Marco Bezzi1,2, Shun Xie Teo1, Julius Muller1, Wei Chuen Mok1, Sanjeeb Kumar Sahu1, Leah A. Vardy3,4, Zahid Q. Bonday5 and Ernesto Guccione1,2,6
1 - Division of Cancer Genetics and Therapeutics, Laboratory of Chromatin, Epigenetics, and Differentiation, Institute of
Molecular and Cell Biology (IMCB), A*STAR (Agency for Science, Technology, and Research), Singapore 138673, Singapore
2 - Department of Biochemistry, Yong Loo Lin School of Medicine, National University of Singapore, Singapore 119074, Singapore
3 - Institute of Medical Biology (IMB), A*STAR, Singapore 138673, Singapore
4 - School of Biological Sciences, Nanyang
Technological University, Singapore 637551, Singapore;
5 - Lilly Research Laboratories, Eli Lilly and Company, Indianapolis, Indiana 46285, USA
Published online in Genes and Development on 1 September 2013.
The tight control of gene expression at the level of both transcription and post-transcriptional RNA processing
is essential for mammalian development. We here investigate the role of protein arginine methyltransferase
5 (PRMT5), a putative splicing regulator and transcriptional cofactor, in mammalian development. We
demonstrate that selective deletion of PRMT5 in neural stem/progenitor cells (NPCs) leads to postnatal death
in mice. At the molecular level, the absence of PRMT5 results in reduced methylation of Sm proteins, aberrant
constitutive splicing, and the alternative splicing of specific mRNAs with weak 59 donor sites. Intriguingly,
the products of these mRNAs are, among others, several proteins regulating cell cycle progression. We identify
Mdm4 as one of these key mRNAs that senses the defects in the spliceosomal machinery and transduces the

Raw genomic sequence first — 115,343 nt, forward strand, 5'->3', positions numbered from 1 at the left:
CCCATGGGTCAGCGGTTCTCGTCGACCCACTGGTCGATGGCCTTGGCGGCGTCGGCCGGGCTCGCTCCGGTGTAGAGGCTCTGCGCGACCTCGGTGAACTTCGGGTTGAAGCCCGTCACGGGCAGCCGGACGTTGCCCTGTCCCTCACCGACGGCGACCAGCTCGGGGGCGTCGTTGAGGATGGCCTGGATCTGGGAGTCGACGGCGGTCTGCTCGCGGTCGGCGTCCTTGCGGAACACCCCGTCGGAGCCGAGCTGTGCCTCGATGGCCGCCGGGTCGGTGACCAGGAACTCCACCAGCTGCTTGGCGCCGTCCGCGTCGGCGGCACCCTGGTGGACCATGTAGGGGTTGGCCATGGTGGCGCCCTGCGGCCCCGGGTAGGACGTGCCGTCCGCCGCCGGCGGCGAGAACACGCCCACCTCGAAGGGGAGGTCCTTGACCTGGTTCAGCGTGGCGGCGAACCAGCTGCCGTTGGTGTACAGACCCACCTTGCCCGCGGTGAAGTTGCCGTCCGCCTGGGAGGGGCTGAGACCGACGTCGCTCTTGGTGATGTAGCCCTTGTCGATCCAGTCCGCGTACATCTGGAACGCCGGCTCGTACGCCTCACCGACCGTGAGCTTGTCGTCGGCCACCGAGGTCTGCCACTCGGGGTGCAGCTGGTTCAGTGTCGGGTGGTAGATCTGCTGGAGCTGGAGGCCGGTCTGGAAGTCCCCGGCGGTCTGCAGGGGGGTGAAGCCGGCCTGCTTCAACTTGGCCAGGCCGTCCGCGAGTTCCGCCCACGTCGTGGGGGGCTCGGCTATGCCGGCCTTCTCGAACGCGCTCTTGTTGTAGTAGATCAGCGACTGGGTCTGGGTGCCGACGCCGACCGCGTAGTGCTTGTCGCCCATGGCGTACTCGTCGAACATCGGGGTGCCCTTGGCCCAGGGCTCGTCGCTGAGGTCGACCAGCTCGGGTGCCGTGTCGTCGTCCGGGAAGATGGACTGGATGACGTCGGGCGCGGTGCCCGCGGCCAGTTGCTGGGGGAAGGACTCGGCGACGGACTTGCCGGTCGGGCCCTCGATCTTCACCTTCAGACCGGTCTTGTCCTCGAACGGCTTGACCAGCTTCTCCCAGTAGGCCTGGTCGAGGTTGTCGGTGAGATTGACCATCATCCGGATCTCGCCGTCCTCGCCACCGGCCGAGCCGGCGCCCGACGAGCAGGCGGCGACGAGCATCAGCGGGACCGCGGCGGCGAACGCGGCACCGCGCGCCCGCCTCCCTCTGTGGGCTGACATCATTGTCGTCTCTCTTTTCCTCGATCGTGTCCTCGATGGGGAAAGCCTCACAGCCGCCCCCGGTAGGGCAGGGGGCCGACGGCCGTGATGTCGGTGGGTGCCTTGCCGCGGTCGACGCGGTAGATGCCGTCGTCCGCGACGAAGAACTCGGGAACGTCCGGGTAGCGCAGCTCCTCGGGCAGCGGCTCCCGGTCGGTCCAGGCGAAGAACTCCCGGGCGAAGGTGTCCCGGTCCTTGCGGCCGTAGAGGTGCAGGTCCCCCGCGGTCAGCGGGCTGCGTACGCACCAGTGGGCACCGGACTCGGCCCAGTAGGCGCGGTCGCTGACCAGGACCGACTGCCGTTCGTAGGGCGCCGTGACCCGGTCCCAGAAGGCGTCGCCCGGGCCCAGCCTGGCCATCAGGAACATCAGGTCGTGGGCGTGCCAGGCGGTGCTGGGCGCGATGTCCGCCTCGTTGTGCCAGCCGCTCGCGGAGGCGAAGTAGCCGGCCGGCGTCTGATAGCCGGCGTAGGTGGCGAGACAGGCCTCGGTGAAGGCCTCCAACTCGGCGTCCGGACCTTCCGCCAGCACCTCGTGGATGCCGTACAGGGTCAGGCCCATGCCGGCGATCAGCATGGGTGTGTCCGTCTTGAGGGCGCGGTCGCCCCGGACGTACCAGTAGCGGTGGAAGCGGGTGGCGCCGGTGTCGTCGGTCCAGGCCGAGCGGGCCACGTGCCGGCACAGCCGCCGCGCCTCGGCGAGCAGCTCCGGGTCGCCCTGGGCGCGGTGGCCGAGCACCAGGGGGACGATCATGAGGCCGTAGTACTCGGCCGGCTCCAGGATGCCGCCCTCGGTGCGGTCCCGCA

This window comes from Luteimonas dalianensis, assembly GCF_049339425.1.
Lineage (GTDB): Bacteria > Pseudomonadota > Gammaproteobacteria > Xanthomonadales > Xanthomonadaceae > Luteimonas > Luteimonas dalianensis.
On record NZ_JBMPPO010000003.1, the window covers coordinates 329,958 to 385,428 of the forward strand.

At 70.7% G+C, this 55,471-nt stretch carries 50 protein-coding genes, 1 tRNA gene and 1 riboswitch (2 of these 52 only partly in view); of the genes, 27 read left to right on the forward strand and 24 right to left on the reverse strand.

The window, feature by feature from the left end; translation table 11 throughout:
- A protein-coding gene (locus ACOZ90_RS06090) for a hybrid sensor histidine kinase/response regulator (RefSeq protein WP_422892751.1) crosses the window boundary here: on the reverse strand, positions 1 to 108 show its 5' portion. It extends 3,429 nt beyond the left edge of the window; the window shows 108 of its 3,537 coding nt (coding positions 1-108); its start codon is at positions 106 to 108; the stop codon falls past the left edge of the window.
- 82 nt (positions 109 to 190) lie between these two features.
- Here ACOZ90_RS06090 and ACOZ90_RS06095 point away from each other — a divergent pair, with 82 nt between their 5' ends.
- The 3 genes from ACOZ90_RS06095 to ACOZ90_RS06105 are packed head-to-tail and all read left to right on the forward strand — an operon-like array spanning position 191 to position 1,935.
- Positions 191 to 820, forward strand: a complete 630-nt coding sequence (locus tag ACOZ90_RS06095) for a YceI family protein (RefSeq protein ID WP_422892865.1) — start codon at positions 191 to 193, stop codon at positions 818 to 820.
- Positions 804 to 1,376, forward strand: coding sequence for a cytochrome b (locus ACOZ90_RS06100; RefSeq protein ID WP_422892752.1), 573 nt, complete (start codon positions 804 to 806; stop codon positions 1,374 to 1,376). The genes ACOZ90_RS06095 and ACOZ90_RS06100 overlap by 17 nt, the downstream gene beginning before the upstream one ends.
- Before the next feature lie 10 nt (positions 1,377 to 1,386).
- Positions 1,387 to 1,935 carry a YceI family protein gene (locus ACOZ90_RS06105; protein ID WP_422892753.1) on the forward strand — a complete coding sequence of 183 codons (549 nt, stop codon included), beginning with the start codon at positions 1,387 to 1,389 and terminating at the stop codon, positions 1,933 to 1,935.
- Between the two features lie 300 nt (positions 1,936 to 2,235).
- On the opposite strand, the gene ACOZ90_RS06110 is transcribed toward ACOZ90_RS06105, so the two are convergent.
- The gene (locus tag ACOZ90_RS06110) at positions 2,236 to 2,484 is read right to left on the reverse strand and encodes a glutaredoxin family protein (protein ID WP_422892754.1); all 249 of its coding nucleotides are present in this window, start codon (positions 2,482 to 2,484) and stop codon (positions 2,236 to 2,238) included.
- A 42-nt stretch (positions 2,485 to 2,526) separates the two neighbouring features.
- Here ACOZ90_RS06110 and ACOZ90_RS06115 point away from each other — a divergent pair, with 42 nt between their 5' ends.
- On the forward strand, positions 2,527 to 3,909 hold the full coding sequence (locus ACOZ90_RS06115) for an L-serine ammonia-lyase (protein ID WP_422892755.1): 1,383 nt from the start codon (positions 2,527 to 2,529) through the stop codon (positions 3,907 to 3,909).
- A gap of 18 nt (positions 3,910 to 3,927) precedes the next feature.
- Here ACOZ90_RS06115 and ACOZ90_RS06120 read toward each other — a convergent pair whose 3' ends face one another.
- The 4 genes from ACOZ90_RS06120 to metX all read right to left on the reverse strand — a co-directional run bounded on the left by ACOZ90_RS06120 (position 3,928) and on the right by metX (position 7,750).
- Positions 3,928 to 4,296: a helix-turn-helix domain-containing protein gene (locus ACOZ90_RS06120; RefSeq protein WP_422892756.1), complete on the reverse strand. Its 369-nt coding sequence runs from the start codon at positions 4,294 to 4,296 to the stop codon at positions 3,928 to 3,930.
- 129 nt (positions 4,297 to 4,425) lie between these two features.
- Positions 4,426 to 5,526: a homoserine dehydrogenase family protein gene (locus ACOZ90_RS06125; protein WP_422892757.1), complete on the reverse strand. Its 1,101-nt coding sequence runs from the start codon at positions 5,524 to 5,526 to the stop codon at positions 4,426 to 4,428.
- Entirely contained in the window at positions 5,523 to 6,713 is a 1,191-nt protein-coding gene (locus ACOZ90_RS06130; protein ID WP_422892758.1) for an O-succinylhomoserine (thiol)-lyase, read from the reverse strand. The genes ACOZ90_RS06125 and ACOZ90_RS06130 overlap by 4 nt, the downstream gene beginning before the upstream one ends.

signal to activate the p53 response, providing a mechanistic explanation of the phenotype observed in vivo. Our
data demonstrate that PRMT5 is a master regulator of splicing in mammals and uncover a new role for the
Mdm4 pre-mRNA, which could be exploited for anti-cancer therapy.
Figure Legend: Mdm4 pre-mRNA senses defects in the spliceosomal machinery in cancer lines. Schematic model of the data presented in the study: Upon PRMT5 deletion (or reduction), we observed a loss of symmetric arginine dimethylation at key components of the splicing machinery (SmB/B9, SmD1, SmD3, and possibly others). This leads to aberrant snRNP maturation. The consequence is the activation of a sensing mechanism, which is linked to alternative splicing of key mRNAs (mainly RIs and SEs). As an example, we show Mdm4, which induces a potent p53 transcriptional activation. (Bottom) Other alternative splicing events might be equally important and will ultimately result in a p53-independent cell cycle arrest.
For more information on Ernesto GUCCIONE’s laboratory, please click here.